Sunday, April 27, 2014

Celeriac Remoulade with Chef Ian Winslade

The sun is shining brightly and a cool morning breeze tickles the gathering crowd as Chef Ian Winslade of Murphy’s restaurant peels and chops an little known vegetable for his Celeriac And Golden Beet Remoulade.  On this sunny Saturday, Chef Winslade has stepped out of his kitchen on the corner of Virginia Avenue and North Highland Avenue to demonstrate how to cook with fresh, organic vegetables at the Morningside Farmer’s Market.

Chef Winslade is a major advocate of the farm-to-table movement and strives to cook with locally-sourced ingredients as much as possible. He currently works with four local farms to provide fresh produce for the restaurants explaining that the further the ingredients must travel, the less healthy they are due to the processes used to prolong their shelf life. Chef Winslade plans his menus around four distinct seasons and likes the challenge that working with what is available locally each week, “It forces me to constantly be flexible and think about workable flavor combinations.” He continues in his velvety British accent, “Last year was particularly challenging due to the unseasonably wet Spring. We had planned for a glut of zucchini and tomatoes that never really came in, and our menu reflected those shortages.” Current menu items for Spring include fresh peas, fava beans and morels.

Celeriac and Golden Beet Remoulade 
  • 3 cups celeriac root, julienned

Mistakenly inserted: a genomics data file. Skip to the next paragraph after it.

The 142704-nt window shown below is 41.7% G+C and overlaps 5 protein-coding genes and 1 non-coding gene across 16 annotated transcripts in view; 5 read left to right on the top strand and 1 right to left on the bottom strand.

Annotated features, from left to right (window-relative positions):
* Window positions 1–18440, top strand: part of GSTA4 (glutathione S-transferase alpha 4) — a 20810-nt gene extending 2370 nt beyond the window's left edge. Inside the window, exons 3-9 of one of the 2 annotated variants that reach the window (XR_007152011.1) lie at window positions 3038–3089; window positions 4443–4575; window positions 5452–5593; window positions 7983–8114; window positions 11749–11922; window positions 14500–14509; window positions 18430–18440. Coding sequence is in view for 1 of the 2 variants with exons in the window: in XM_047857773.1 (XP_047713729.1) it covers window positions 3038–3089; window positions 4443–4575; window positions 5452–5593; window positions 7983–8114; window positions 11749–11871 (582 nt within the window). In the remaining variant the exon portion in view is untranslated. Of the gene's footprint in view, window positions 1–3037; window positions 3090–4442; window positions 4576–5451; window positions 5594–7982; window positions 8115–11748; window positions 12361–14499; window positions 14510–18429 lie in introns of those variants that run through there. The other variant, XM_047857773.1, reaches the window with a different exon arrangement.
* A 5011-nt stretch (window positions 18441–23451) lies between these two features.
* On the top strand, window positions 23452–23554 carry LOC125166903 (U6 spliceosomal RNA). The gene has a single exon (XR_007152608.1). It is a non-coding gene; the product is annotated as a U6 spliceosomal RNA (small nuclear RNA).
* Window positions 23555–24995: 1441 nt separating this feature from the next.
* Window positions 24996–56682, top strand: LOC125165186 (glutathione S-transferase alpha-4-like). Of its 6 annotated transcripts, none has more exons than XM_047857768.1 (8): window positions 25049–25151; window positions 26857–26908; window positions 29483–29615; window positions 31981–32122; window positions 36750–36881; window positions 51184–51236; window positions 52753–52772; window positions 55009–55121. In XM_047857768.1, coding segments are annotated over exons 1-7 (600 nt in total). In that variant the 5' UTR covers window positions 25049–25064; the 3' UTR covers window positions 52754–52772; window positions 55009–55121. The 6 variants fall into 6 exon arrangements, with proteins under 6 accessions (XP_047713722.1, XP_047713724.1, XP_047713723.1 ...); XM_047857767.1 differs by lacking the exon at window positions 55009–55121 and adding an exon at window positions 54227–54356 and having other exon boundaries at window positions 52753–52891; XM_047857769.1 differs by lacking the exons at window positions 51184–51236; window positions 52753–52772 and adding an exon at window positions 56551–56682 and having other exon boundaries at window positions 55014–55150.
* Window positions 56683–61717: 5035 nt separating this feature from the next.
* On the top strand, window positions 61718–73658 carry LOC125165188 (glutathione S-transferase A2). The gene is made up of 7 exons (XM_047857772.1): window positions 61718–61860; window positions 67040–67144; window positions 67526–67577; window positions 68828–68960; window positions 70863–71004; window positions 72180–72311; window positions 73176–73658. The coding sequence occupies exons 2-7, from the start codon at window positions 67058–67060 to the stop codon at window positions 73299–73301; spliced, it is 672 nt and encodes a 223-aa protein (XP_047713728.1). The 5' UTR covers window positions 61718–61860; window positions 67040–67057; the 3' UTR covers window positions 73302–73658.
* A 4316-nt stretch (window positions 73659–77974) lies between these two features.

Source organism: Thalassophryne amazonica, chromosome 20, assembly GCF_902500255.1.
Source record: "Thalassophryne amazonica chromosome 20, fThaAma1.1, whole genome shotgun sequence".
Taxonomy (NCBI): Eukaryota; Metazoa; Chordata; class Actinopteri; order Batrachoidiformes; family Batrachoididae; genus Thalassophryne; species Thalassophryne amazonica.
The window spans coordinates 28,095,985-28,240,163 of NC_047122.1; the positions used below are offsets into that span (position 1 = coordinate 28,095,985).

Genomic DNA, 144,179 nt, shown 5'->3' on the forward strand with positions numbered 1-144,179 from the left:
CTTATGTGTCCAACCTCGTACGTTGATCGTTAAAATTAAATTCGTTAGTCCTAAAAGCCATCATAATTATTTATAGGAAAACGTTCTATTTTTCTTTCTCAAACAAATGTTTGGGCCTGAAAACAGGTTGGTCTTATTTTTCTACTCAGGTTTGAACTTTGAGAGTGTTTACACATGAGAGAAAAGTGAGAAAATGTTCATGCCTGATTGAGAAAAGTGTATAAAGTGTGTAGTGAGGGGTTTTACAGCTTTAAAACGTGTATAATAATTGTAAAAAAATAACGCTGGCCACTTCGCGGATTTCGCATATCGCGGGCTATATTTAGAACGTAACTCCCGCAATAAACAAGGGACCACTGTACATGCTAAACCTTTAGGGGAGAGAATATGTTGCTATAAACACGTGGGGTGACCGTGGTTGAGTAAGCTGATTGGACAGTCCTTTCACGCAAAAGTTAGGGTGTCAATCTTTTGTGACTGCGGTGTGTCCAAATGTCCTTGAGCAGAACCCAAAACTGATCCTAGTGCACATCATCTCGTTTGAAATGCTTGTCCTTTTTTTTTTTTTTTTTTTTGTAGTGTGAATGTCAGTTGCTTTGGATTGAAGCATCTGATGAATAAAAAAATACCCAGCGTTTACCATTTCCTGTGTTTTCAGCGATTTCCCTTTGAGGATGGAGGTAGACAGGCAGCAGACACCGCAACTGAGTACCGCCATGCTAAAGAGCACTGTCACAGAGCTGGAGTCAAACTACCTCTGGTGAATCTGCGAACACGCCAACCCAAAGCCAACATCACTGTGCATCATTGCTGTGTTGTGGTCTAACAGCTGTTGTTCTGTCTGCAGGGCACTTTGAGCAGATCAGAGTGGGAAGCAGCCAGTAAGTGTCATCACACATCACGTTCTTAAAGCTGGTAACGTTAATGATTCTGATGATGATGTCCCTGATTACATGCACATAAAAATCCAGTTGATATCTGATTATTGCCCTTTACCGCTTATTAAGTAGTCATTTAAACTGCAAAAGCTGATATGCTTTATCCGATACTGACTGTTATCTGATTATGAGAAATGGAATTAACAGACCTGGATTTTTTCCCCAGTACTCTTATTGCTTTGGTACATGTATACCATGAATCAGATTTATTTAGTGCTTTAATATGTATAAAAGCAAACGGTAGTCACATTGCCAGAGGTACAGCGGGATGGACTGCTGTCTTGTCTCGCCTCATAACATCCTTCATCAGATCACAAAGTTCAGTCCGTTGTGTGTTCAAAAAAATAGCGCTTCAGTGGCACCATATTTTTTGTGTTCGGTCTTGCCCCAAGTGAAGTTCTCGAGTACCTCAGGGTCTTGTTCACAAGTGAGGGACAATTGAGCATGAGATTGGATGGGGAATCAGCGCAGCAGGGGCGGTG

• Juice of one lemon half
  • 4 tablespoons mayonnaise
  • 2 tablespoons Dijon mustard
  • 2 tablespoons crème fraiche
  • 2 tablespoons parsley, chopped
  • 1 teaspoon pecans, toasted and chopped
  • ½ cup golden beets, cooked and diced
  • 3 tablespoons champagne vinegar

Remove the tops from the celeriac, these can be chopped and added in lieu of/in addition to the chopped parsley. Rinse and peel the celeriac and then julienne. The shreds should not be too fine, nor should they be thicker than a matchstick. Chef Winslade suggests using a mandolin the thinly slice the celeriac then slice again into matchstick-sized pieces. Toss them immediately with the lemon juice in a large mixing bowl. Cut the beets into a small dice and add to celeriac.

In a separate bowl, combine mayonnaise, Dijon mustard, crème fraiche, and chopped parsley (and celeriac tops if using.) Fold dressing into celeriac and beets. Season with salt and pepper to taste and set aside for 30 minutes to marinate. Chef recommends serving the salad with slices of thinly sliced prosciutto.

To read my full interview with Chef Ian Winslade, please visit http://vahi.org/catching-up-with-murphys-chef-ian-winslade.



Yum

1 comment:

Demetra Overton said...

This dish looks great. I haven't used celeriac in years but this recipe makes me want to go buy one today. I love the idea of pairing the remoulade with prosciutto, I'm sure that's delicious.

Post a Comment

COPYRIGHT © 2009-2017. All Rights Reserved. Powered by Blogger.